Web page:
The show you need to be watching right now is Fleabag. Both seasons. On Amazon Prime, binge it, space it out, whatever you need to do, but make sure this gem of a TV series is slotted in your queue.
Why? The writing. It’s snappy and realistic and hilarious and charming and engaging and I can go on but I don’t want to overload you with synonyms of “fantastic.”
Because that’s what Fleabag is, a nutshell. Fan-fucking-tastic, from the Season 1 pilot to 2018’s season 2 finale, which some have been saying could be the series finale.
From writer/actor Phoebe Waller-Bridge, who you might know as the brains behind serial-killer dramedy Killing Eve, Fleabag follows a British café owner through her 30-something London lifestyle, complete with tense relationships with a sister and dad, unfulfilling romantic partners, misogynistic weirdos and guilt. Lots of that.
As much as I applaud the casting and overall acting talent on screen (hat-tip to Olivia Colman for being brilliant as always), PB’s scripts elevate this show beyond most of the bland fare clogging our screens these days. The conversations between characters feel natural, never forced, lulling you into Fleabag’s world as soon as you hit that 10 minute mark in episode 1.
Then there are the twists and rug burns the characters endure, more so in season 2 than 1, and the stories shatter your expectations of how this or that plot thread will unravel. It’s as if Waller-Bridge has been so damn bored by television’s cliché approaches to relationships, she wanted to flip some tables and make something unlike anything done before.
One such tool is giving the main character, played by Waller-Bridge, the ability to break the fourth wall and address the audience in these snarky asides that often mirror what you’re thinking about the scene as well. It’s the kind of device that could backfire if the direct-to-camera commentary falls flat; but the writing’s quality never wavers and always stays consistently strong, even though more expositional scenes.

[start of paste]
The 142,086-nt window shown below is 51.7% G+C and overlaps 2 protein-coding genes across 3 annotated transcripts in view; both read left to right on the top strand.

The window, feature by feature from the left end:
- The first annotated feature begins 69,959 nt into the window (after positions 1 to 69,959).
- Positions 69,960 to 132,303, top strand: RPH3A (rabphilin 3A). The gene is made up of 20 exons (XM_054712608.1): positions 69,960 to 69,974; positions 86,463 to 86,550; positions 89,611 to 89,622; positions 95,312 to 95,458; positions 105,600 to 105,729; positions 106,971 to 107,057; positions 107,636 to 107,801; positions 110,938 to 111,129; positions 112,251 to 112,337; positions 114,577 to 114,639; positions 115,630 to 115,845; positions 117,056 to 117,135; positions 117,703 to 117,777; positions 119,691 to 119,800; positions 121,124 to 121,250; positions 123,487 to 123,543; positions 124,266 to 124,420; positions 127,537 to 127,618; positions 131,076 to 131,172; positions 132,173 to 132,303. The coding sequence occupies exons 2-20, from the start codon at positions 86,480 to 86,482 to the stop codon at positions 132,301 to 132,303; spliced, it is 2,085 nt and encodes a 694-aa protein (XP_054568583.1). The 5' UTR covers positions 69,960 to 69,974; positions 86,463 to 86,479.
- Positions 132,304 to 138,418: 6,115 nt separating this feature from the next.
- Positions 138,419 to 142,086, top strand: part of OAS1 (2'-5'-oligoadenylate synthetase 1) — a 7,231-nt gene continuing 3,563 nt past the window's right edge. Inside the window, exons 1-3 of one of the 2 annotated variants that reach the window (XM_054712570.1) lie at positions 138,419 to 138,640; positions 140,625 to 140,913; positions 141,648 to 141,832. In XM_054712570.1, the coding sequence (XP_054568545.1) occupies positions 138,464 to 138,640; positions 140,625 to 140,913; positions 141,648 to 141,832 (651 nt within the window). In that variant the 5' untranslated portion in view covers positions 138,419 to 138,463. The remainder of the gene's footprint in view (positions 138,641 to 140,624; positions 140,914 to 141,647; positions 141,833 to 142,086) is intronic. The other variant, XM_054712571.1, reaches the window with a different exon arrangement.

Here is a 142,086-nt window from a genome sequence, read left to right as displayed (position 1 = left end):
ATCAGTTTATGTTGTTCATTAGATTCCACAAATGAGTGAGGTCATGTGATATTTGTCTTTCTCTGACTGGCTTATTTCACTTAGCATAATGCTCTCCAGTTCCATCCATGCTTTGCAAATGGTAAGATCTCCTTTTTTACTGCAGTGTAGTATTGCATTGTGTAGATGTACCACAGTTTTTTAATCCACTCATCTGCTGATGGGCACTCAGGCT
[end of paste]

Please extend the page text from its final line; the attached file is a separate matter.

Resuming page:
Lately, I’ve been tracking who writes my favourite shows, such as Atlanta, Barry, Crashing, Preacher (wow, I really like shows with one-word titles). I never used to do that, and for some reason preferred to note which actors guest-starred in a random scene. Now, thanks to learning more about the TV writing process through a few words, I try to look deeper into the writing of a favourite show – it can crackle off the screen or fizzle quick, no matter which A-list actors try to make the best of the D-minus lines.
And Fleabag, which deserves all the awards and all the love, is snagging As across the board, gold stars everywhere.
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